Art captures flavor of Chile

Museums exhibit works from honored country

Camilo Mori, 'La Viajera' (The Traveler, 1928)

Camilo Mori, "La Viajera" (The Traveler, 1928)

Folks always get plenty of world-famous local culture during Memphis in May, but the annual fete also becomes a chance for cultural exchange, and this year's honoring of Chile is no different.

For fine art seekers, this means a golden opportunity to see examples of that country's trained painting traditions.

Abstraction brings out the suffering in Guillermo Núñez's 'Saber del dolor' (To Know of Pain, 1967).

Abstraction brings out the suffering in Guillermo Núñez's "Saber del dolor" (To Know of Pain, 1967).

Camilo Mori, 'La Viajera' (The Traveler, 1928)

Camilo Mori, "La Viajera" (The Traveler, 1928)

At the Memphis Brooks Museum of Art, an exhibit coordinated with Memphis in May offers 12 paintings on loan from the Museo Nacional de Bellas Artes in Santiago de Chile.

The occasion to partner with an international museum and present another culture to Memphians is exciting, says Marina Pacini, chief curator at Brooks. "We consider that part of our role -- educating the public about other cultures -- and this is a great opportunity to do that."

Simply titled "Treasures from the National Museum of Fine Arts, Santiago de Chile," the show runs through May 31 and shows not only a strong sampling of painting styles and themes from the 19th and early 20th centuries -- a time when Chilean artists largely looked toward European models -- but also provides a snapshot of the country's character at the same time.

"A flavor of Chile" is the intent, says guest curator Cecilia Polo, who notes that pieces were chosen for being representative of Chilean history, landscapes, people and customs.

To that end, the national dance, the cueca, is captured in "La Zamacueca," by Arturo Gordon. And the Festival of Andacollo, a traditional miners' veneration of the Virgin Mary, is the subject of "The Procession of the Virgin of Andacollo" by hailed historical painter (and later monk) Pedro Subercaseaux.

The cynosure of the show, however, has to be "La Viajera" (The Traveler) by Camilo Mori, who studied in Paris and associated with Cézanne, Picasso and Braque. His lessons from the continental avant-garde can be seen in this subtle yet striking portrait of his wife, which is such an iconic image for Chileans that it was appropriated as a postage stamp in the 1980s.

After taking in the panoramic canvases at the Brooks, you can wander over to the Dixon Gallery and Gardens for a visual and ideological leap into the tumultuous 1960s, a time of Marxist-leaning politics in Chile that culminated with the short-lived presidency of Salvador Allende. Put another way, this is art on the cusp of the long dark night of Augusto Pinochet's dictatorship.

Titled "¡Abstracto! Chilean Paintings of the 1960s," the 13 abstract expressionist works (on view through June 21) are on loan from the Chilean Embassy in Washington and, like the Brooks show, are presented in conjunction with Memphis in May.

"It's really refreshing to have such a contrast with the art that we usually have here," says Dixon curatorial assistant Julie Pierotti, noting the shock-of-the-new feel the paintings create nestled as they are between the gallery's collection of impressionist works and the current touring exhibit, "Regional Dialect." "It's interesting that we're connecting this art with Memphis in May, because you usually think of it as celebrating great things about the country, but I think this art speaks to a hard time in Chile's history."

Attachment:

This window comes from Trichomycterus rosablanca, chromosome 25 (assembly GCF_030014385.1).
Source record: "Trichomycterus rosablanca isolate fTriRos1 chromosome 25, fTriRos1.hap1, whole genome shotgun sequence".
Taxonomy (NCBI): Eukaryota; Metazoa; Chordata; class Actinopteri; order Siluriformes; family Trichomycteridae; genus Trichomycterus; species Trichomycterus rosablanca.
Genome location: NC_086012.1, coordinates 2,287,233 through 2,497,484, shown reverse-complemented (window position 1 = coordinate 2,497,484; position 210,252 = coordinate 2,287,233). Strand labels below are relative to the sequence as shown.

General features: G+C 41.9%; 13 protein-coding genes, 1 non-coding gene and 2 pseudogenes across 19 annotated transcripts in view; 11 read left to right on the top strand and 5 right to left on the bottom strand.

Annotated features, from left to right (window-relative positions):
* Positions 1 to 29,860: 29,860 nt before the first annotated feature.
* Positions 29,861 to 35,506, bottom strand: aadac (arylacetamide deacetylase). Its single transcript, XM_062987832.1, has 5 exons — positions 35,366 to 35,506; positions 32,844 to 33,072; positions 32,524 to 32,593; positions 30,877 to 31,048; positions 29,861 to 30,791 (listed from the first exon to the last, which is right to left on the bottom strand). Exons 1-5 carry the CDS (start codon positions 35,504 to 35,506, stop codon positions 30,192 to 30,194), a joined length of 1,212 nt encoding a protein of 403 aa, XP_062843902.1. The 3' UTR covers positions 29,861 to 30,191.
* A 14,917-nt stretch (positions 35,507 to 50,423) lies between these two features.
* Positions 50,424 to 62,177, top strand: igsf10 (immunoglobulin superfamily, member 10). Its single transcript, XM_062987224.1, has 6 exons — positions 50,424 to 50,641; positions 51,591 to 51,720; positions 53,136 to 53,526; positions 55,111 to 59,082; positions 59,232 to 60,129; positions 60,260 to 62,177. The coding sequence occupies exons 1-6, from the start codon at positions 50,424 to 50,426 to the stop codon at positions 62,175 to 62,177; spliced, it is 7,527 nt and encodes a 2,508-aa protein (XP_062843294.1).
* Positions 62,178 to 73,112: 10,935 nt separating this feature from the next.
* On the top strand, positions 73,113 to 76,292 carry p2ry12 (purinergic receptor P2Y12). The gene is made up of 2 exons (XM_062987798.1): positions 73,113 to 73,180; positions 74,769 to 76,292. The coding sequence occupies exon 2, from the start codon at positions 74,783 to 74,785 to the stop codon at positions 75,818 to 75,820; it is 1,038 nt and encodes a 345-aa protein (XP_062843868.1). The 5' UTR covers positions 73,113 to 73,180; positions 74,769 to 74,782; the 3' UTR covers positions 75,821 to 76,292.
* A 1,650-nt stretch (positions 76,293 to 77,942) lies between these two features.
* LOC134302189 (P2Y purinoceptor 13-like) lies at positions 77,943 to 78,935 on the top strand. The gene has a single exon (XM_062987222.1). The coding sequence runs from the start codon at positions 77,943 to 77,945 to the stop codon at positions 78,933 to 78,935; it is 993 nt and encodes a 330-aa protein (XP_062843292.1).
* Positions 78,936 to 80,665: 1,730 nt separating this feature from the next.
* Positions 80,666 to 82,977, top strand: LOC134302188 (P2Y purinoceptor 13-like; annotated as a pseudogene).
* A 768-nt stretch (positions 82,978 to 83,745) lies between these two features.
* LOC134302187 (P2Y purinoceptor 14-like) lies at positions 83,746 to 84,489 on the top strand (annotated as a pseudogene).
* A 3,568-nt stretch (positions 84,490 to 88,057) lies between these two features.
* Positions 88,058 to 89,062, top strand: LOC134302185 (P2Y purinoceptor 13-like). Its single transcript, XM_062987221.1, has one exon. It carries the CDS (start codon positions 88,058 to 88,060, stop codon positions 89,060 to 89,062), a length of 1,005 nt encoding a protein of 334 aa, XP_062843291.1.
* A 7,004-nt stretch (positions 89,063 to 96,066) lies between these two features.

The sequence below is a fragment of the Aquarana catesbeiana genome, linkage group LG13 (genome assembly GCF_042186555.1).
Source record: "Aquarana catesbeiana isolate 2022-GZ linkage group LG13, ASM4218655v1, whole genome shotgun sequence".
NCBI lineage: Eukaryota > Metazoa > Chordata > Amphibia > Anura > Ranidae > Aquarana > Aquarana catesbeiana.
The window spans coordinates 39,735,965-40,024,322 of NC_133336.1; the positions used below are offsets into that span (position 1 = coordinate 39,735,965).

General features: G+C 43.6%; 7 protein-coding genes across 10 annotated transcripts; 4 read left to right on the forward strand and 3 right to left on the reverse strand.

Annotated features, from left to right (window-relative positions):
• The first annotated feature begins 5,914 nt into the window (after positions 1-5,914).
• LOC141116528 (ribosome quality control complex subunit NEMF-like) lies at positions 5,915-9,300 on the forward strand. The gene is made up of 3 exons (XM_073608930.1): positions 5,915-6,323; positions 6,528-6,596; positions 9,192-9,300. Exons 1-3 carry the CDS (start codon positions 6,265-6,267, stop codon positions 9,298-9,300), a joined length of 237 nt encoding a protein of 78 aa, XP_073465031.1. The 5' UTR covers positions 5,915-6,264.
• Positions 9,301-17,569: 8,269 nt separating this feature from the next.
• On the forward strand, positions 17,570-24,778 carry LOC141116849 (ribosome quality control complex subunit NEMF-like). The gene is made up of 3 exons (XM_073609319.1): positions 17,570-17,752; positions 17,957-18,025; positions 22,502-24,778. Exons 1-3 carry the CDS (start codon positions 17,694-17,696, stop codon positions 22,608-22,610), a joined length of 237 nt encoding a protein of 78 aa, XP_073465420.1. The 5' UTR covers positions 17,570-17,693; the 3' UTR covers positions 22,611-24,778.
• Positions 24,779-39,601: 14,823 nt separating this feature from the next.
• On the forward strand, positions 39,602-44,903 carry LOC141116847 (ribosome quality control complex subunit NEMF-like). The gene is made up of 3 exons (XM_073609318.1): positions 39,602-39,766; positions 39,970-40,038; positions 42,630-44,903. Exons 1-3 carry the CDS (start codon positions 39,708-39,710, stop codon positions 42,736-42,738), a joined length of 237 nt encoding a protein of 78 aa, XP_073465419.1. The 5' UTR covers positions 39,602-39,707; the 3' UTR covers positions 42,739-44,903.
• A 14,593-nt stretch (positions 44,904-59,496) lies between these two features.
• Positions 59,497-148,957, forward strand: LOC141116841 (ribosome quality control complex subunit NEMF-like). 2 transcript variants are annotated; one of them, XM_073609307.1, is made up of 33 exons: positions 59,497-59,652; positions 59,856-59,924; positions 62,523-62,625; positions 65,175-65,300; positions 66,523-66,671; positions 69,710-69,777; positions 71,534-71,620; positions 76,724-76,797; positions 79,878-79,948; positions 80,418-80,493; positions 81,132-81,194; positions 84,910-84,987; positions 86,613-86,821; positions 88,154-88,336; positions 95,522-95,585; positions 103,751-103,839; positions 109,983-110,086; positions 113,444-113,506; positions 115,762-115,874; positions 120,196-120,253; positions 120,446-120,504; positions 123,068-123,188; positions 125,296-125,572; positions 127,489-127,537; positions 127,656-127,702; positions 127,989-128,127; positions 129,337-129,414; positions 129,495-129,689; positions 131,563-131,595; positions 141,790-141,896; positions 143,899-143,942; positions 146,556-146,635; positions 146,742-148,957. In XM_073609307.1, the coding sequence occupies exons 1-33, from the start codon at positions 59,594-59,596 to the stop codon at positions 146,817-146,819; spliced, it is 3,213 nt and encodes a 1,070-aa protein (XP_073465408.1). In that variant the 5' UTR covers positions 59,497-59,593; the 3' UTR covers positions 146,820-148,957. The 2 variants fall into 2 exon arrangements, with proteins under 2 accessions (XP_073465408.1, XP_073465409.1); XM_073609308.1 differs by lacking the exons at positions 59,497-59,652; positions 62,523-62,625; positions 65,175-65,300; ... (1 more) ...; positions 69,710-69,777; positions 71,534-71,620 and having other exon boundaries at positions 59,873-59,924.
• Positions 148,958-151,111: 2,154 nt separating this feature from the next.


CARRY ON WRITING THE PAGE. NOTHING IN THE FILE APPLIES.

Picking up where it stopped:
Indeed, the arguable master of the movement, Guillermo Núñez (born in 1930), paid a heavy price for his art, having been a victim of torture, imprisonment, and exile. In the paintings of Núñez and his peers -- notably Grupo Signo members Eduardo Martínez Bonati, José Balmes, and Gracia Barrios (also featured in the Dixon exhibit) -- abstraction is heavily tied to social commentary and the human form, as if to say ideas are irrevocably bound to physical experience.

For example, in the Núñez works "Como se fabrica un héroe" (How a Hero Is Made) and "Saber del dolor" (To Know of Pain), abstraction is a powerfully effective method to deal with the primal, reductive emotions of violence, suffering, and pain. Yet the hints of osseous, skeletal form that rail against blasts of color and negative space also suggest solidarity in the face of oppression, almost as if the painter is rebuilding the human spirit bone by metaphorical bone.

Come to think of it, "¡Abstracto!" is both a fine companion show with that at the Brooks and a perfect exhibit for Memphis in May to host Chile. No greater honor can be had, after all, than addressing the soul of a country's people.

Memphis in May-related Chilean art exhibits

"Treasures from the National Museum of Fine Arts, Santiago de Chile." On display at the Brooks Museum of Art, 1934 Poplar, through May 31. For more information, call 544-6200 or go to brooksmuseum.org.

"¡Abstracto! Chilean Paintings of the 1960s." On display at the Dixon Gallery and Gardens, 4339 Park, through June 21. For more information, call 761-5250 or go to dixon.org.

For other Chilean-themed exhibits in town during Memphis in May, see memphisinmay.org/exhibits. All run through May 31 and include:

"Crowds in the Shadows": Photojournalism exhibit documenting Chilean civil rights history at the National Civil Rights Museum, 450 Mulberry.

"Landscapes of Extremes": Chile's natural beauty is captured by nature/landscape photographer Gerhard Hüdepohl at the Memphis Botanic Garden, 750 Cherry.

"The Life of Pablo Neruda": Images and photos related to the Nobel Prize-winning poet at Central Public Library Gallery, 3030 Poplar.

"Chilean Maritime History and the Hunt for Commerce": An overview of Chilean nautical history at the Mississippi River Museum, Mud Island, 125 N. Front.

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